Brands are now facing a number of significant issues. The basic approach of posting regular content on your Facebook page, whilst an absolute necessity and a hygiene factor for any Facebook strategy, is unlikely to be enough to deliver significant value anymore. Facebook, by using Edgerank in pursuit of a better consumer experience is trying to force the marketer into conducting more Facebook paid advertising. This creates both an opportunity and a threat. The threat is posts being seen by smaller and smaller numbers of your fans. The opportunity for brands is to create really fabulous content that will stand out from competitors who just don't get it!

This puts additional pressure on brand marketers and their agencies to come up with fabulous content. Engagement has to be both deep and sustained to ensure you are seen regularly in the consumers' newsfeed. The more often they are encouraged to interact with the brand, through deeper and more complex content, the more chance there is of Edgerank working in your favour. Content needs to be interactive encouraging comments and include elements such as video to increase the "Edge Weight" component of the algorithm and make it work for them rather against them. Another area that can help with the regularity of contact to the brand is having posts form part of an on-going story or theme with a consumer understanding that they should check back often to keep up to date and see the latest content.

One element that Facebook introduced this year that may help a brand cut through is Facebook Page Post Targeting.

digital strategy - control who sees your facebook posts.jpg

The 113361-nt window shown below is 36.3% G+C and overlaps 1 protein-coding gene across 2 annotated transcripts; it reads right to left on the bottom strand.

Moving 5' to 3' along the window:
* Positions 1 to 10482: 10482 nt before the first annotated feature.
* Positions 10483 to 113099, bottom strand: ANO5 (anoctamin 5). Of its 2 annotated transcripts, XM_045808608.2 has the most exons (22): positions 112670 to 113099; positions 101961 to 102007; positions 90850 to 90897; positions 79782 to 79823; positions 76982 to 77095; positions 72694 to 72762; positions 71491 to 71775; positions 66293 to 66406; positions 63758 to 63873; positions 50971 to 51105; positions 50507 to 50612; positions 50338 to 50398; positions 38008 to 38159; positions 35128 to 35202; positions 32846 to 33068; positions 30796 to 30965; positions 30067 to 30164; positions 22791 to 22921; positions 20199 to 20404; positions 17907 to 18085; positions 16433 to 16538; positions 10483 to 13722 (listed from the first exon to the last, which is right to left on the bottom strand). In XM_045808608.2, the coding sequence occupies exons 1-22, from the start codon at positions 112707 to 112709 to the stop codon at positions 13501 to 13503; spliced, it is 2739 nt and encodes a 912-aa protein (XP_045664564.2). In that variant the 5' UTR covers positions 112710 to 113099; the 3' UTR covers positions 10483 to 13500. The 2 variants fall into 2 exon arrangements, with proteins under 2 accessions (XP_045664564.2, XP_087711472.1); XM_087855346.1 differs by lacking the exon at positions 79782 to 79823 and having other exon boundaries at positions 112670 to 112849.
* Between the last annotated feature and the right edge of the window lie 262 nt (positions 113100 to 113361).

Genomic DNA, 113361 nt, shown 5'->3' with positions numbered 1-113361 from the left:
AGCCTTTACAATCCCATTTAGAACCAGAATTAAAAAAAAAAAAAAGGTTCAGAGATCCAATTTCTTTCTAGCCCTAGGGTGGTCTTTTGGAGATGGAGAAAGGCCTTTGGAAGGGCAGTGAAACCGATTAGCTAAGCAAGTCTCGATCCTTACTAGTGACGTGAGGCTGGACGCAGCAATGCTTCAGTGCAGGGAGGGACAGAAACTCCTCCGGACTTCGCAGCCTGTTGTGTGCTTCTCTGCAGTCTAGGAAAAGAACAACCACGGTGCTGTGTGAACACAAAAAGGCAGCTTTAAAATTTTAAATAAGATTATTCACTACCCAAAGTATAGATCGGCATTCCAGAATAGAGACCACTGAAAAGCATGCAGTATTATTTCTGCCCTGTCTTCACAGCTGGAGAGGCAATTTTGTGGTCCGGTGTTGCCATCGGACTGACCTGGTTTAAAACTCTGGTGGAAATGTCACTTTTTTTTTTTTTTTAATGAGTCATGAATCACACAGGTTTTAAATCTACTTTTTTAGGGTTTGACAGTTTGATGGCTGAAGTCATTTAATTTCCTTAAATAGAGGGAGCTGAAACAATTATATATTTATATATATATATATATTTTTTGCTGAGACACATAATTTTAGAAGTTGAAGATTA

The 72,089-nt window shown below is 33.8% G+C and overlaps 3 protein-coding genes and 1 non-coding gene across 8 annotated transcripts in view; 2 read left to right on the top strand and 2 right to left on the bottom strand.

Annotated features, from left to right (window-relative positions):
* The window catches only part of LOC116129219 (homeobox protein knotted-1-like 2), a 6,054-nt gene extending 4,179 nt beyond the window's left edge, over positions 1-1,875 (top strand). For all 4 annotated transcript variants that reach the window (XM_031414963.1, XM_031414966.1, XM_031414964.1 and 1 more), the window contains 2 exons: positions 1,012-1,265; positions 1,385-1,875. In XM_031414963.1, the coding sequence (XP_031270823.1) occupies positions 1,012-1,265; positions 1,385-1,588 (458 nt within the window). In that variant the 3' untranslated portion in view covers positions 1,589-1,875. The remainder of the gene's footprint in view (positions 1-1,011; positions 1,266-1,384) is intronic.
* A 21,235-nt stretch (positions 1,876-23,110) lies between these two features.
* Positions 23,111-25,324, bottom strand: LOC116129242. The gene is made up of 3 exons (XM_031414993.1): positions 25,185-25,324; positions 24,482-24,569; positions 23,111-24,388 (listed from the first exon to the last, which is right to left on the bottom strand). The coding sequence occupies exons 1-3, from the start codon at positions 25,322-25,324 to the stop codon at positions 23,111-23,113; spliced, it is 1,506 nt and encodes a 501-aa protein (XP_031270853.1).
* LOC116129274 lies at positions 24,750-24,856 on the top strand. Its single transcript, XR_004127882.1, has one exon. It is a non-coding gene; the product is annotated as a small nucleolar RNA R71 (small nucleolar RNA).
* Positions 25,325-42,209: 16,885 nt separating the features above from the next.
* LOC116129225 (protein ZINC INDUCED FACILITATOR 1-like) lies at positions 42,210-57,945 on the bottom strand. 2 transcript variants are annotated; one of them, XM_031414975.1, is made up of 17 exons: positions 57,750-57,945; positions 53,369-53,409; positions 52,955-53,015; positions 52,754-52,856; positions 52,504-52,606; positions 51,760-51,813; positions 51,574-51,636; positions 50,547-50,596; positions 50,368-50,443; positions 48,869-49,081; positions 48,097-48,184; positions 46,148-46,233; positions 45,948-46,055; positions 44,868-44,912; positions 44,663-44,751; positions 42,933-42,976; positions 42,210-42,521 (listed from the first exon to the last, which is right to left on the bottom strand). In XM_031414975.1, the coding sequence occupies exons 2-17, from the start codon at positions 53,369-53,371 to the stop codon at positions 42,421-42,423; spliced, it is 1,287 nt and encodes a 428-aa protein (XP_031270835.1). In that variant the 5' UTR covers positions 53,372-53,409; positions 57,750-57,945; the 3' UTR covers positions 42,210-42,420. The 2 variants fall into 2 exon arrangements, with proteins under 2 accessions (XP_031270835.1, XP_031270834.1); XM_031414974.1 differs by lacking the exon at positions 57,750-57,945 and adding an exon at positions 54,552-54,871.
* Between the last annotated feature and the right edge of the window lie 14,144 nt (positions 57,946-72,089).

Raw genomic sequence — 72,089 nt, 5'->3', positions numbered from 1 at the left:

This enables a brand to specifically target a post at users based on:

  • Gender
  • Relationship Status
  • Education
  • Interested in
  • Age
  • Location
  • Language

The implication is that by using Page Post targeting you can help your engagement and Edgerank for those of your fans that particular post is targeted at. However it only seems to contribute a certain positive amount to Edgerank for that particular target group, certainly not guaranteeing visibility in the newsfeed.

Tips from the strategists
To help you get more from your digital budgets, here are a few quick tips for getting the most out of Facebook moving forward:

  1. Agencies need to be challenged with creating really engaging Facebook content encouraging fans to generate content with the greatest "Edge weight" (Photo's, Video's, etc.) to heighten the chances of appearing regularly both on their fans' newsfeeds and their fans' friends.
  2. Agencies or Brand Managers who are actually posting should make sure they use Page Post Targeting to help hit the bulls eye target group.
  3. Think why would I care, why would I share? Challenge your team to get into the mindset of the consumer. If our content is truly engaging - really informative, really useful, or really fun - then people will comment and share through their networks of friends. It's all about the quality of the experience you create.
  4. Keep on strengthening the conversation: Plan another review in 3 months so you can improve the effectiveness further.
  5. Track what works and what works best: Look back at your last 3 months of conversation starters and visual postings. Identify the top 10-20% of posts in terms of the level of engagement through the comments, shares and likes that they get. Then identify the weakest 10-20%. Look for the patterns to identify the topic areas, type of post and timing that is getting the best results - that's how you optimise social media. Use this to brief your team and your agency more effectively in the future.

Further Facebook resources:

Best Facebook fan pages
A selection of our favourite fan pages written up as simple case studies

News about marketing on Facebook
Regular news on latest developments at Facebook

Social media marketing tips
Additional tips in the social media marketing classroom at the Digital Training Academy